top of page

The Effect of Tapentadol and Morphine on Conditioned Pain Modulation in Healthy Volunteers

Tapentadol and Morphine
Tapentadol and Morphine

The aim of this study was to evaluate the effect of tapentadol and morphine on descending pain inhibition, represented by the conditioned pain modulation (CPM) test, in healthy volunteers. The results demonstrated that morphine negatively affects CPM, while tapentadol has no effect on CPM, confirming the different mechanism of action of the two drugs. Tapentadol and morphine are both opioid analgesics, tapentadol is a combined μ-opioid receptor (MOR) agonist and noradrenaline reuptake inhibitor; morphine is a strong mu-opioid receptor agonist without significant effect on noradrenaline reuptake. This study evaluated the influence of the above analgesic drugs on conditioned pain modulation (CPM) in healthy individuals and, based on the existing data, suggested that morphine will cause reduced CPM responses.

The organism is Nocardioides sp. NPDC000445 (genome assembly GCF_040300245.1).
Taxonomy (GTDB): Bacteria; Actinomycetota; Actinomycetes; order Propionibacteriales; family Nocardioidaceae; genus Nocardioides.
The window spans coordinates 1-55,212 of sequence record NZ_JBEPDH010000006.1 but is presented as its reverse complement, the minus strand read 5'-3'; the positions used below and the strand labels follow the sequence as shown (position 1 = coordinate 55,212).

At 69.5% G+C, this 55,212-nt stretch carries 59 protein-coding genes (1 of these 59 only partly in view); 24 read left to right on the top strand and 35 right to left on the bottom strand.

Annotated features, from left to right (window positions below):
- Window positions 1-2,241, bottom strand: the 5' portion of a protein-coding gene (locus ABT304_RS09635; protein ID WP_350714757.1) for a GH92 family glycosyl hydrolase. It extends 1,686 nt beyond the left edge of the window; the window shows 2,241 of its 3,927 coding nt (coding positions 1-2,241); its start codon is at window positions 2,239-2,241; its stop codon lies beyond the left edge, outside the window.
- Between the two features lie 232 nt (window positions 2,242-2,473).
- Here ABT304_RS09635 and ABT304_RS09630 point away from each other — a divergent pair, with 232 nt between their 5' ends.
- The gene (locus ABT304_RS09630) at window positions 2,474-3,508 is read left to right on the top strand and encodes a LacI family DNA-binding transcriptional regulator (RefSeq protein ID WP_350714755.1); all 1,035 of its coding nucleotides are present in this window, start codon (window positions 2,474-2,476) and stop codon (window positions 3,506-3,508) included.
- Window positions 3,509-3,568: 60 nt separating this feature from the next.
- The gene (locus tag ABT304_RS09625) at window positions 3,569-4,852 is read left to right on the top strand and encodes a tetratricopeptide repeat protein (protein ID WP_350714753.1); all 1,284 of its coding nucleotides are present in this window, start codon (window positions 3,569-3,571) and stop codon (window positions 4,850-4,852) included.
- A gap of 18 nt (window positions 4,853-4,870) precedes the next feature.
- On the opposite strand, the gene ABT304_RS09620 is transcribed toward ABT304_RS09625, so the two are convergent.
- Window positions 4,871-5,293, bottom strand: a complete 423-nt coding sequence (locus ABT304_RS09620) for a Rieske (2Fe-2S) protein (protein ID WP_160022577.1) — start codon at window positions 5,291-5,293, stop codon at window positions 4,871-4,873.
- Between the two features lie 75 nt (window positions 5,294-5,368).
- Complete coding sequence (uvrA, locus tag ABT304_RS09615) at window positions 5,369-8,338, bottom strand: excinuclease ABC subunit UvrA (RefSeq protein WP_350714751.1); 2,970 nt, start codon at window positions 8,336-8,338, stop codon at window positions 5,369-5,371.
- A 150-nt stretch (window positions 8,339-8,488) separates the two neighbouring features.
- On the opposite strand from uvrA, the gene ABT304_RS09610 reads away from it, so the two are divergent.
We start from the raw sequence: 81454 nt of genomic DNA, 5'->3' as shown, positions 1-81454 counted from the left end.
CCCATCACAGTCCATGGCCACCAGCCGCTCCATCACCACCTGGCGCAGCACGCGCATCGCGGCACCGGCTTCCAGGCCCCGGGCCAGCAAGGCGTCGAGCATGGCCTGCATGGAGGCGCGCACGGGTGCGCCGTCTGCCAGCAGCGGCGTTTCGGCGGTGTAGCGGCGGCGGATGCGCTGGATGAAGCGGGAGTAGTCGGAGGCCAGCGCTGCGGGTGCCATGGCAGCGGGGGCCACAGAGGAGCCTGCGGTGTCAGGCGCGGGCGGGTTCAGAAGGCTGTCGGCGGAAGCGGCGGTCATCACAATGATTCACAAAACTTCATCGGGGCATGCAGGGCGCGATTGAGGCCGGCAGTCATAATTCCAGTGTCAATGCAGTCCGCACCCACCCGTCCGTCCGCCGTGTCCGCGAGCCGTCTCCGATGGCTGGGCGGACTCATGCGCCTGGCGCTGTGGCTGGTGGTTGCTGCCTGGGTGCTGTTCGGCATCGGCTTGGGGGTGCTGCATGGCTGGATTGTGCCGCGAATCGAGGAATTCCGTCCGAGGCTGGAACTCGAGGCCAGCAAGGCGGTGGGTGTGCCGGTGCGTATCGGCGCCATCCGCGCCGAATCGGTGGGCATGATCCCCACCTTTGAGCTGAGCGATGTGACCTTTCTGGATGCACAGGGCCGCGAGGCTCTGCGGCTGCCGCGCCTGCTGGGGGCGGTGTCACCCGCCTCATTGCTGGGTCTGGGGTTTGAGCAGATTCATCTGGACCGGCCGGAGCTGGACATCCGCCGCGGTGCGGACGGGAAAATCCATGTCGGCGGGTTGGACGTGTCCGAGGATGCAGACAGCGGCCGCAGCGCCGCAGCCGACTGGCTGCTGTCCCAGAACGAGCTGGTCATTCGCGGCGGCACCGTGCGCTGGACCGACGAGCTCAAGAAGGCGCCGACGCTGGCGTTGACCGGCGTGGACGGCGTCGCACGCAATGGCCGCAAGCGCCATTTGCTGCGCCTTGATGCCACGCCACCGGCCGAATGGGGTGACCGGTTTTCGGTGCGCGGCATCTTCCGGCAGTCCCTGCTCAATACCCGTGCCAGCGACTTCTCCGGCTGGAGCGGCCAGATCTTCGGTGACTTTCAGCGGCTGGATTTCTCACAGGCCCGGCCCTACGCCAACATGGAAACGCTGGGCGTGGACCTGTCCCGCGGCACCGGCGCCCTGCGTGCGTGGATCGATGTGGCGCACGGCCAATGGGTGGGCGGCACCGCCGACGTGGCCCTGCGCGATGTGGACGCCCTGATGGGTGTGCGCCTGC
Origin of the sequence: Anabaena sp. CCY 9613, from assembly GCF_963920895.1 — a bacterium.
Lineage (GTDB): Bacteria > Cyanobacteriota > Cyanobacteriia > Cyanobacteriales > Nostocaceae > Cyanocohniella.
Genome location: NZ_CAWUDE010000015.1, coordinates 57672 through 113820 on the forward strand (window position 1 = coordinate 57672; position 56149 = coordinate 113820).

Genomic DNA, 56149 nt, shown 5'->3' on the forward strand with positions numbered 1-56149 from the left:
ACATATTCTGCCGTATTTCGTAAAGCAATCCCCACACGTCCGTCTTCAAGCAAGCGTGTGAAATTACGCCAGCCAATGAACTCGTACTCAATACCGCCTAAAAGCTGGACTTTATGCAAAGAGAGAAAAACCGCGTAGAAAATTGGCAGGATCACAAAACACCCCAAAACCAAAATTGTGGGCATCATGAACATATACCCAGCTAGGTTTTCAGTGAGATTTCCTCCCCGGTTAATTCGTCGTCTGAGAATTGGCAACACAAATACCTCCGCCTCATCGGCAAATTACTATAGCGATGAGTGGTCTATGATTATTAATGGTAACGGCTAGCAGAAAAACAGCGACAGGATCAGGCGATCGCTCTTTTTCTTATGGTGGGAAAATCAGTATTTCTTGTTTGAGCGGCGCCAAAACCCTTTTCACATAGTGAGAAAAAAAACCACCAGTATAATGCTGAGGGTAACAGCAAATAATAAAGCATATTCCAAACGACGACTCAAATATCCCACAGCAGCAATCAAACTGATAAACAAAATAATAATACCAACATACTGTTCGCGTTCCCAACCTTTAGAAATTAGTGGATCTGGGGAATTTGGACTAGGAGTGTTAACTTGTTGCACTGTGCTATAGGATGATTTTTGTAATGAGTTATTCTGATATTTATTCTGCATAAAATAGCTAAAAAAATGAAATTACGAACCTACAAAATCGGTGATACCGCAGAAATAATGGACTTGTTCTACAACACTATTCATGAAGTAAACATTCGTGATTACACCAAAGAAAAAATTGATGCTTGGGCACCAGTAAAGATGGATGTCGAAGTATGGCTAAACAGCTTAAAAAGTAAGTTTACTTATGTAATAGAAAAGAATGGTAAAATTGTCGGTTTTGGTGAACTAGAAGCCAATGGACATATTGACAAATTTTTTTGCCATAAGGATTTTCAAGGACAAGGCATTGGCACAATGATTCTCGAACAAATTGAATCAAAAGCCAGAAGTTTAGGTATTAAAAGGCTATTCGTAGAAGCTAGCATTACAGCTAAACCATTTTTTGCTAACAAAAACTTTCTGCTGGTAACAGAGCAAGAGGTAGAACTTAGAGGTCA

All 12 healthy volunteers attended 3 sessions, in each they were treated with a different drug (placebo, tapentadol and morphine). The CPM test was performed 60–90 and 120–150 min after drug intake.

The results demonstrated that morphine reduced CPM responses in comparison to placebo (by 80%). Tapentadol, in contrast to the hypothesis, had no effect on CPM responses compared to placebo treatment. The paper suggests various possible explanations of these findings. The data presented in the paper confirms the difference in main mechanism of action of the two drugs and suggests a possible explanation for these underlying mechanisms.

To read the full-text article:


bottom of page